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The Linux desktop is dead. Long live the Linux desktop.


I’ve been running Linux on my desktop for about 18 of its 20 years; I used to be the editor-in-chief of DesktopLinux; and today I use Mint 11 Linux as my main desktop. In short, I know a thing or two about the Lnux desktop. Today, though, I declare traditional Linux desktop to be dead.

It’s never going to catch up with Windows or Mac OS X in user popularity. It’s never going to show up as a common option from mainstream vendors. And, you’ll never be able to buy it at your local Best Buy or other big box store.

Why? Well there are a lot of reasons; but none of them have anything to do with its quality. I use desktop Linux distributions not because of some romantic attachment to free software or because I hate Windows, but because they work better and they’re far more secure than Windows or Mac OS X.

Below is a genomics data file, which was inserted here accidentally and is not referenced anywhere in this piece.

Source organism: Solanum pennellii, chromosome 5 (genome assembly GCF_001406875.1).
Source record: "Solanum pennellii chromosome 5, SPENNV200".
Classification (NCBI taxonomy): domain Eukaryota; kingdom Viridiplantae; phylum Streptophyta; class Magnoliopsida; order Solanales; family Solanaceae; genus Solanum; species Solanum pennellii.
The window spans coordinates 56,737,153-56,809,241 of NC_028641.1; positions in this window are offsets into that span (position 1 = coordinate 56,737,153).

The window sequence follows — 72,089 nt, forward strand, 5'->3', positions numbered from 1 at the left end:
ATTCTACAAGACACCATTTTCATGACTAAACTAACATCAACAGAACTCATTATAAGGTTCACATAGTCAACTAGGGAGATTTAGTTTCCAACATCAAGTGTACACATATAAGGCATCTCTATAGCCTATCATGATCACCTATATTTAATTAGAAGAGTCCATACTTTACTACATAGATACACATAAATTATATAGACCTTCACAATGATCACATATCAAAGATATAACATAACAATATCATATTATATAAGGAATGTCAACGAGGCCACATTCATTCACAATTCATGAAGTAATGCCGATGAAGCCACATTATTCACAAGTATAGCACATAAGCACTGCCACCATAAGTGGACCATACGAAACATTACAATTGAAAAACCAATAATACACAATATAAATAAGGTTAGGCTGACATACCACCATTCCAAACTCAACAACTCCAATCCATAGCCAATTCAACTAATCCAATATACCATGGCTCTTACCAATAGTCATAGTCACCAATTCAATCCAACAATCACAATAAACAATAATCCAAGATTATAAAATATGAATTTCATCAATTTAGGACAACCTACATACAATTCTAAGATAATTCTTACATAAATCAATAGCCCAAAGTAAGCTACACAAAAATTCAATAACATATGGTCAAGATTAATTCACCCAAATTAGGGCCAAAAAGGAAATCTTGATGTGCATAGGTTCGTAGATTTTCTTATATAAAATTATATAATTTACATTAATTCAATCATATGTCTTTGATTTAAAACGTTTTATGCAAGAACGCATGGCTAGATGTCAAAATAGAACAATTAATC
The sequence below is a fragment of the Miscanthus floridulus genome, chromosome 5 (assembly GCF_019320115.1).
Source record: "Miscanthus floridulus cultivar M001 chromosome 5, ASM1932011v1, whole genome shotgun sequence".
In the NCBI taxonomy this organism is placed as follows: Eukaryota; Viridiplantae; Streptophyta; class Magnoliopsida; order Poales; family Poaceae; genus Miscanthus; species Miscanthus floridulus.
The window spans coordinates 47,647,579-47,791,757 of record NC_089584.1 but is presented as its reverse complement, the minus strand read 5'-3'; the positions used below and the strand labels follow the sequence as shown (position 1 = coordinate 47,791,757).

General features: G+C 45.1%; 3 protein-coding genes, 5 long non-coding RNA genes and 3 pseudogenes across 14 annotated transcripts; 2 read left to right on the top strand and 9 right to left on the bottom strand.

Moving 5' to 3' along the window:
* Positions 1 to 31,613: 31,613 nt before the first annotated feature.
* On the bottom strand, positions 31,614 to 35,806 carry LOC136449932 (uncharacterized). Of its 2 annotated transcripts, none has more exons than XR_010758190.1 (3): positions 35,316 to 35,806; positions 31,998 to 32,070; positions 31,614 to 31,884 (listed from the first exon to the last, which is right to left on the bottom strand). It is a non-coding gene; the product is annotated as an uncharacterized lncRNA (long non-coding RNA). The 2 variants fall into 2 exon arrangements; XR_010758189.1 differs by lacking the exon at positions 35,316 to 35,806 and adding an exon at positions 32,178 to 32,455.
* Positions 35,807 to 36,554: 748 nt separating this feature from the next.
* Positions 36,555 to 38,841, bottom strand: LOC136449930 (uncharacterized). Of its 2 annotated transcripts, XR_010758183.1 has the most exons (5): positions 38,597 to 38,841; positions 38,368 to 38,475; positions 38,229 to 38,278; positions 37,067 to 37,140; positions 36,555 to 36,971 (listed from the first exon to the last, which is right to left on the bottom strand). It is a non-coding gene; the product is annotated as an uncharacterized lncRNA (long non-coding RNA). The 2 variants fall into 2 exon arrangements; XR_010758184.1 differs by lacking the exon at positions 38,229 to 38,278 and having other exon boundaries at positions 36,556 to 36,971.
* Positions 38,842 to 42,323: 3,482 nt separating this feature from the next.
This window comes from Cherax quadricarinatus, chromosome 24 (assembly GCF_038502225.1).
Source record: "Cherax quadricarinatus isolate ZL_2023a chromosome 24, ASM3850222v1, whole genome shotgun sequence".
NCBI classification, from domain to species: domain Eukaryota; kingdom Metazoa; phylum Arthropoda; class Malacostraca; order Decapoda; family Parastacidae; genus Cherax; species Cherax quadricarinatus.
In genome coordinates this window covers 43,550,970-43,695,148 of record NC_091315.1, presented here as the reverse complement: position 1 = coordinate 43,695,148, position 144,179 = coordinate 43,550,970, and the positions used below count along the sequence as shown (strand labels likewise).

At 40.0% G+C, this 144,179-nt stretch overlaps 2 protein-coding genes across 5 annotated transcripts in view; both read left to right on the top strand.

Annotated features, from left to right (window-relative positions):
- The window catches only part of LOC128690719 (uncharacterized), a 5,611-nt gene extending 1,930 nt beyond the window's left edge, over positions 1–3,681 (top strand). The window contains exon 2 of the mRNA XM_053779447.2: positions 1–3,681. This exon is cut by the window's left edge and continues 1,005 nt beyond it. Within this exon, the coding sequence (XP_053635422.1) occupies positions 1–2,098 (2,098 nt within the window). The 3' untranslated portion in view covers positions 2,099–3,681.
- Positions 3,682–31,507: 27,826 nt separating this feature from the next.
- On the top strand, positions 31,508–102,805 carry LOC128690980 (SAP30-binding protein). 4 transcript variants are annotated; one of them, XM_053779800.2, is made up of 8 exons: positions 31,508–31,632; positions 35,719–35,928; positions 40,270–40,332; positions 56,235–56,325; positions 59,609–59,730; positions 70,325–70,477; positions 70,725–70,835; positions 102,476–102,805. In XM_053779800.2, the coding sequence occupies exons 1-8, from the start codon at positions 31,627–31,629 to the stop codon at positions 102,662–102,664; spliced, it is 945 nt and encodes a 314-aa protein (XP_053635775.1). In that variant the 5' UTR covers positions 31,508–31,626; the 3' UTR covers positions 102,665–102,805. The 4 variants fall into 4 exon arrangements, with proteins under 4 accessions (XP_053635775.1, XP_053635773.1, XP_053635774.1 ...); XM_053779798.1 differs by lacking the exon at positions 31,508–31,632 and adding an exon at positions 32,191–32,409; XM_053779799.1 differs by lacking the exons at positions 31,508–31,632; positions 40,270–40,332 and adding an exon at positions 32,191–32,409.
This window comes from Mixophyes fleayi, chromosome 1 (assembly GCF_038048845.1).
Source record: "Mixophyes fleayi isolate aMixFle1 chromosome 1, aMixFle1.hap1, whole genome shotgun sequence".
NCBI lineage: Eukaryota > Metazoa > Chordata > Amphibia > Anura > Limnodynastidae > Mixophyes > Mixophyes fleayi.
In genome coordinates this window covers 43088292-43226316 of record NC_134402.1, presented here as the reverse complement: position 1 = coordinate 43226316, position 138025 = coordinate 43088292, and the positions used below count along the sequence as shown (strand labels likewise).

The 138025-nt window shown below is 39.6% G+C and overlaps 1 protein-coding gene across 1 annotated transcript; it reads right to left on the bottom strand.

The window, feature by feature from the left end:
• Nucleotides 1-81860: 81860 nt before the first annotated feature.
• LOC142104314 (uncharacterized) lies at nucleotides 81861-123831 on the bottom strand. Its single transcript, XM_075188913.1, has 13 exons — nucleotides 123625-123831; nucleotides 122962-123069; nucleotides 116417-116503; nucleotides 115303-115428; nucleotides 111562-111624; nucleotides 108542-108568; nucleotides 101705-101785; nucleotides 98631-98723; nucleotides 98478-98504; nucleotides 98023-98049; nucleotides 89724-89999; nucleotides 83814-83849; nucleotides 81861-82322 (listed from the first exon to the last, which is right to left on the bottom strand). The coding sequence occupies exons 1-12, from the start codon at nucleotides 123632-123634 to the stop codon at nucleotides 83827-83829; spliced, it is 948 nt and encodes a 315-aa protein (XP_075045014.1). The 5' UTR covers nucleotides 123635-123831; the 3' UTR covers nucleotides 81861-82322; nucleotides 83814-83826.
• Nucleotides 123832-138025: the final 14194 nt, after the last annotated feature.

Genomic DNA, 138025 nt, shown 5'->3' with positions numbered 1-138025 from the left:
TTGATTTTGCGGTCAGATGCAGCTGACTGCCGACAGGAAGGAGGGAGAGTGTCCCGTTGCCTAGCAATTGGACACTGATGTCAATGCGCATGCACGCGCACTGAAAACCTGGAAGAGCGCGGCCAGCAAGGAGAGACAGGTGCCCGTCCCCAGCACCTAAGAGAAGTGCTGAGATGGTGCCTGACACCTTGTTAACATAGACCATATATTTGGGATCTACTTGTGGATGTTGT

Historically, desktop Linux never got a fair shot because of Microsoft’s Windows monopoly and strong-arm tactics. For example, when Linux-powered netbook started eating Microsoft’s lunch on low-end laptops, Microsoft brought XP Home back from the dead and almost gave it away to vendors to stop the Linux bleeding.

It also didn’t help any that Microsoft finally realized what a total flop Vista was and brought back XP for all users. Indeed, Vista’s failure hurt Linux. If Microsoft had actually stuck with that dog of an operating system, desktop Linux would have gained more fans.

That was then. This is now. Those factors have always been around. They still are today. Several other things have arisen that makes me doubt that the traditional Linux is going to go anywhere.

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